Although the bloom isn’t off the rose, Kickstarter took a bit of a hit in the last seven days:
- The fake Kobe Beef jerky Kickstarter that was minutes away from being successful and receiving $120k+ in backer funds. It seems that those behind this fraud over-reached a bit when naming where they’d been, making it easy to contact those food festivals and find out that they hadn’t, plus promising to show tasting footage. If they’d managed to keep things contained for a bit longer, they would have made off with the money. (I do love that link for how it talks about “the crowd” for uncovering the fraud, but then points out how instrumental a documentary team was for digging deeper while ignoring the fact that “the crowd” also fell for scam.)
- The “dating and seduction” (or “forceful and creepy”, depending on your views) guide that Kickstarter thought was icky, but let it continue until it was successfully funded, then issued an apology about not pulling the product offline. With Kickstarter changing its policies around accepting seduction guides, this exact thing won’t repeat itself, but it did raise the question (again) about how Kickstarter supposedly vets the projects before openning them up to the crowd to throw money at.
- One of Kickstarter’s big success stories, the OUYA, made it onto retail shelves (if you can find it, that is). However, a significant portion of the original backers still haven’t received their consoles, which they were “guaranteed” to get before the OUYA became available at retail. OUYA is blaming its distribution partner DHL for the delays. So your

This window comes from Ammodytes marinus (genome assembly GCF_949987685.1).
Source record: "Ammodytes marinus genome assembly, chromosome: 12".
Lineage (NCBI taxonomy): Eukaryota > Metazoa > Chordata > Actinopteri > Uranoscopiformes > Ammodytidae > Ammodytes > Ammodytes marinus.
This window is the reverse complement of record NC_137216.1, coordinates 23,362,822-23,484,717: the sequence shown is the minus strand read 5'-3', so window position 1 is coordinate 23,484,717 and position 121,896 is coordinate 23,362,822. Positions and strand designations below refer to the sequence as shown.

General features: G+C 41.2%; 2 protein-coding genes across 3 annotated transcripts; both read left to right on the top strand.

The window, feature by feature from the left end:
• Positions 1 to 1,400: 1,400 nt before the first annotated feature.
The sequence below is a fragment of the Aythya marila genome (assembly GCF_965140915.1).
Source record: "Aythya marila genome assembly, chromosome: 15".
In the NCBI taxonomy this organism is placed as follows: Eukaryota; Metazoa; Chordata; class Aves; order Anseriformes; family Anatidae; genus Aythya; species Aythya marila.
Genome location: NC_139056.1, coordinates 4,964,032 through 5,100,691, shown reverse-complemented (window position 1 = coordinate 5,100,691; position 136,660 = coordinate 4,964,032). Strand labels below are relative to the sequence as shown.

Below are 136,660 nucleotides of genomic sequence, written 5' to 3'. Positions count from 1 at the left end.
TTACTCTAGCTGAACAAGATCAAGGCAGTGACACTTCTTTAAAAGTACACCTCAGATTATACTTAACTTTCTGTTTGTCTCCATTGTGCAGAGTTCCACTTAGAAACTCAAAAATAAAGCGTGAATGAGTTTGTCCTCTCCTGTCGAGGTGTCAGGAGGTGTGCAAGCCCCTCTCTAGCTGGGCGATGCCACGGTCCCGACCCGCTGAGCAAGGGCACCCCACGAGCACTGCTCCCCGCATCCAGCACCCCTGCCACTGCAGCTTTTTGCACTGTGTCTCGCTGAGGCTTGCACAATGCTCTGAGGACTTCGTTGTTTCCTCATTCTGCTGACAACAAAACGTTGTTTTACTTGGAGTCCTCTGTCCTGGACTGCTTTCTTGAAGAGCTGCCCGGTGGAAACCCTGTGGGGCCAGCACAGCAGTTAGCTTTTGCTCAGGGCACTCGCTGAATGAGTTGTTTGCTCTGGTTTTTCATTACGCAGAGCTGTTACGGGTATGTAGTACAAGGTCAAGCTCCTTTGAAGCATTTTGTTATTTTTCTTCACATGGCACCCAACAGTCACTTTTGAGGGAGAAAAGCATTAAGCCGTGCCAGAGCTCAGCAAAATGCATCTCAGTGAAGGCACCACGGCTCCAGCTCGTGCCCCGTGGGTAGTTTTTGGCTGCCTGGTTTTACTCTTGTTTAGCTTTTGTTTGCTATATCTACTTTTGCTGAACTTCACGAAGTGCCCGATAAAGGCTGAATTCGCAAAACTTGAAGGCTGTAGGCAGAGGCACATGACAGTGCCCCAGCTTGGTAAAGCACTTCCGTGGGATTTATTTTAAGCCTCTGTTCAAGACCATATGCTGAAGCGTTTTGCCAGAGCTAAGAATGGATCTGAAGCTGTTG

chequeconsole is in the mail. Trust us.
The first event shows that fraud is very possible on the Kickstarter platform. Go after the right mix of hopes and ambition, provide just enough breadcrumbs (not too many though!) and you could receive a substantial amount of money from backers. Sure, you’ll have to deal with the consequences / hide your tracks, but the longer you can string people along the more time you’ll have to exit with the money.
The second event shows how community policing can fail: when there is a sizable enough community who wants something that is questionable and the iffy bits are hidden, it’s very easy to get through. I don’t personally believe Kickstarter telling the ‘community’ (as if there is one monolithic entity of backers who all do the same things) to police itself is fair when Kickstarter pockets the money for the use of their platform.
And finally the third is a lesson in how being amazed at something being crowdfunded actually means very little at all when it comes to delivery. Crowdfunding may just end up meaning that a company gets your money for much, much longer than they would before they deliver your rewards, if they actually deliver them at all.
Kickstarter / crowdfunding will continue to attract attention from the gaming sites as it is cheap / easy content and fits neatly into the ‘previews’ category of those sites. It also fits nicely with the cheap gaming / indie vibe that a vocal portion of games culture seem to be focusing on right now. But some of the nasty bits of reality are starting to creep up. And we’re still yet to see the collapse of a really big crowdfunded project.
For example, if Star Citizen collapsed or fails to deliver, the repercussions would be epic.
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